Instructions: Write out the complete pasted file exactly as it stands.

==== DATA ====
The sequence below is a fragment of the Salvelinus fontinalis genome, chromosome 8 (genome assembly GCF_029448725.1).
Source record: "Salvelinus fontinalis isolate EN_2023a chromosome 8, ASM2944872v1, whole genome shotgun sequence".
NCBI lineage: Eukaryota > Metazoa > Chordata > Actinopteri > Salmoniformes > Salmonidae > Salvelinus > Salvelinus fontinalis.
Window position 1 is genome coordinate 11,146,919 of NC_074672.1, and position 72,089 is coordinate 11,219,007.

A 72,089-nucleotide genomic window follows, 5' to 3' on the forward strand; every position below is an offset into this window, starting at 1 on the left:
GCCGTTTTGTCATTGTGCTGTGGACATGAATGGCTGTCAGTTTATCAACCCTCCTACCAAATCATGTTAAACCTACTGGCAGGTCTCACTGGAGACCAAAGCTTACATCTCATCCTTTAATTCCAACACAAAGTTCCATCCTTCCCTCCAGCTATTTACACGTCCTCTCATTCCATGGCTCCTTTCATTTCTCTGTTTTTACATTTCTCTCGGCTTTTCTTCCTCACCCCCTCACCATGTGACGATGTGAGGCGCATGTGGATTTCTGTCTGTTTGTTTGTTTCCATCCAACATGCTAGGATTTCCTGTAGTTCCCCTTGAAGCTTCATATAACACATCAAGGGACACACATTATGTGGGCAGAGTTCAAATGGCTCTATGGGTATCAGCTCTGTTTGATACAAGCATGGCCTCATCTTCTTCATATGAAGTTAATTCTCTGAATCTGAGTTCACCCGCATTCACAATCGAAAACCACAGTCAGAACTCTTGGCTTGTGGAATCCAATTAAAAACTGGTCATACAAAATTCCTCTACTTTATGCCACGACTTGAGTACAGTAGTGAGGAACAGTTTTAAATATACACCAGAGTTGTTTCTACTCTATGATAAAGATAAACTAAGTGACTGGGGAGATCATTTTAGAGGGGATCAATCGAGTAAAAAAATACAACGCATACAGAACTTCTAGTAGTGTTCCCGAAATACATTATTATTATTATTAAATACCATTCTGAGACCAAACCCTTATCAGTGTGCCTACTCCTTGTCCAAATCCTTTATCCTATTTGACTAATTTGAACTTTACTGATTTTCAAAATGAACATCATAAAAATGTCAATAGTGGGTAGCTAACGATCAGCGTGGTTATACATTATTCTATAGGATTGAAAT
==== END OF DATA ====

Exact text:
The sequence below is a fragment of the Salvelinus fontinalis genome, chromosome 8 (genome assembly GCF_029448725.1).
Source record: "Salvelinus fontinalis isolate EN_2023a chromosome 8, ASM2944872v1, whole genome shotgun sequence".
NCBI lineage: Eukaryota > Metazoa > Chordata > Actinopteri > Salmoniformes > Salmonidae > Salvelinus > Salvelinus fontinalis.
Window position 1 is genome coordinate 11,146,919 of NC_074672.1, and position 72,089 is coordinate 11,219,007.

A 72,089-nucleotide genomic window follows, 5' to 3' on the forward strand; every position below is an offset into this window, starting at 1 on the left:
GCCGTTTTGTCATTGTGCTGTGGACATGAATGGCTGTCAGTTTATCAACCCTCCTACCAAATCATGTTAAACCTACTGGCAGGTCTCACTGGAGACCAAAGCTTACATCTCATCCTTTAATTCCAACACAAAGTTCCATCCTTCCCTCCAGCTATTTACACGTCCTCTCATTCCATGGCTCCTTTCATTTCTCTGTTTTTACATTTCTCTCGGCTTTTCTTCCTCACCCCCTCACCATGTGACGATGTGAGGCGCATGTGGATTTCTGTCTGTTTGTTTGTTTCCATCCAACATGCTAGGATTTCCTGTAGTTCCCCTTGAAGCTTCATATAACACATCAAGGGACACACATTATGTGGGCAGAGTTCAAATGGCTCTATGGGTATCAGCTCTGTTTGATACAAGCATGGCCTCATCTTCTTCATATGAAGTTAATTCTCTGAATCTGAGTTCACCCGCATTCACAATCGAAAACCACAGTCAGAACTCTTGGCTTGTGGAATCCAATTAAAAACTGGTCATACAAAATTCCTCTACTTTATGCCACGACTTGAGTACAGTAGTGAGGAACAGTTTTAAATATACACCAGAGTTGTTTCTACTCTATGATAAAGATAAACTAAGTGACTGGGGAGATCATTTTAGAGGGGATCAATCGAGTAAAAAAATACAACGCATACAGAACTTCTAGTAGTGTTCCCGAAATACATTATTATTATTATTAAATACCATTCTGAGACCAAACCCTTATCAGTGTGCCTACTCCTTGTCCAAATCCTTTATCCTATTTGACTAATTTGAACTTTACTGATTTTCAAAATGAACATCATAAAAATGTCAATAGTGGGTAGCTAACGATCAGCGTGGTTATACATTATTCTATAGGATTGAAAT